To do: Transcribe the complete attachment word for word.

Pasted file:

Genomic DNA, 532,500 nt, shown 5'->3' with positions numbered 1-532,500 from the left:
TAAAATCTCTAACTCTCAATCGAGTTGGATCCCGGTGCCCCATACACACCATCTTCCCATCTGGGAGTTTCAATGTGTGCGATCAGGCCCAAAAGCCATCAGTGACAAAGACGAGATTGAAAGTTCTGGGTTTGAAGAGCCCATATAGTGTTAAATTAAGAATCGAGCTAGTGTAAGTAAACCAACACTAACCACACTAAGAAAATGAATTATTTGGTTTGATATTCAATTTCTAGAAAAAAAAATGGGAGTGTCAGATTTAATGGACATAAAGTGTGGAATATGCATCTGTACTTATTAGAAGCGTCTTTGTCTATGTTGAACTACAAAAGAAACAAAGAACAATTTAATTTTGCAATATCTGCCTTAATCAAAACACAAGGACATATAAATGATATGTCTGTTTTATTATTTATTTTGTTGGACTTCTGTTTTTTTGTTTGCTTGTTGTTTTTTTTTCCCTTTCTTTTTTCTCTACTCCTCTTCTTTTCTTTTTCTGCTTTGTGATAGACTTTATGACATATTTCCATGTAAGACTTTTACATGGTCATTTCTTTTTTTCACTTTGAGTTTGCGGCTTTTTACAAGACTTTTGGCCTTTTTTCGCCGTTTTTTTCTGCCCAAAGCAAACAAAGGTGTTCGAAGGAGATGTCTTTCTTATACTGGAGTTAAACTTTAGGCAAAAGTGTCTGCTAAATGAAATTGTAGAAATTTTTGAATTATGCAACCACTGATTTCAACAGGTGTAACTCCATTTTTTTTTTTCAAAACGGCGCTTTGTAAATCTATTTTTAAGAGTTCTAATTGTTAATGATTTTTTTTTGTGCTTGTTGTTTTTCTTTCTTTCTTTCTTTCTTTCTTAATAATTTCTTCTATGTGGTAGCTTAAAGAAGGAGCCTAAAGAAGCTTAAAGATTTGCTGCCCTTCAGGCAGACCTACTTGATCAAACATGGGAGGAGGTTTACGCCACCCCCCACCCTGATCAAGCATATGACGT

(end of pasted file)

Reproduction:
Genomic DNA, 532,500 nt, shown 5'->3' with positions numbered 1-532,500 from the left:
TAAAATCTCTAACTCTCAATCGAGTTGGATCCCGGTGCCCCATACACACCATCTTCCCATCTGGGAGTTTCAATGTGTGCGATCAGGCCCAAAAGCCATCAGTGACAAAGACGAGATTGAAAGTTCTGGGTTTGAAGAGCCCATATAGTGTTAAATTAAGAATCGAGCTAGTGTAAGTAAACCAACACTAACCACACTAAGAAAATGAATTATTTGGTTTGATATTCAATTTCTAGAAAAAAAAATGGGAGTGTCAGATTTAATGGACATAAAGTGTGGAATATGCATCTGTACTTATTAGAAGCGTCTTTGTCTATGTTGAACTACAAAAGAAACAAAGAACAATTTAATTTTGCAATATCTGCCTTAATCAAAACACAAGGACATATAAATGATATGTCTGTTTTATTATTTATTTTGTTGGACTTCTGTTTTTTTGTTTGCTTGTTGTTTTTTTTTCCCTTTCTTTTTTCTCTACTCCTCTTCTTTTCTTTTTCTGCTTTGTGATAGACTTTATGACATATTTCCATGTAAGACTTTTACATGGTCATTTCTTTTTTTCACTTTGAGTTTGCGGCTTTTTACAAGACTTTTGGCCTTTTTTCGCCGTTTTTTTCTGCCCAAAGCAAACAAAGGTGTTCGAAGGAGATGTCTTTCTTATACTGGAGTTAAACTTTAGGCAAAAGTGTCTGCTAAATGAAATTGTAGAAATTTTTGAATTATGCAACCACTGATTTCAACAGGTGTAACTCCATTTTTTTTTTTCAAAACGGCGCTTTGTAAATCTATTTTTAAGAGTTCTAATTGTTAATGATTTTTTTTTGTGCTTGTTGTTTTTCTTTCTTTCTTTCTTTCTTTCTTAATAATTTCTTCTATGTGGTAGCTTAAAGAAGGAGCCTAAAGAAGCTTAAAGATTTGCTGCCCTTCAGGCAGACCTACTTGATCAAACATGGGAGGAGGTTTACGCCACCCCCCACCCTGATCAAGCATATGACGT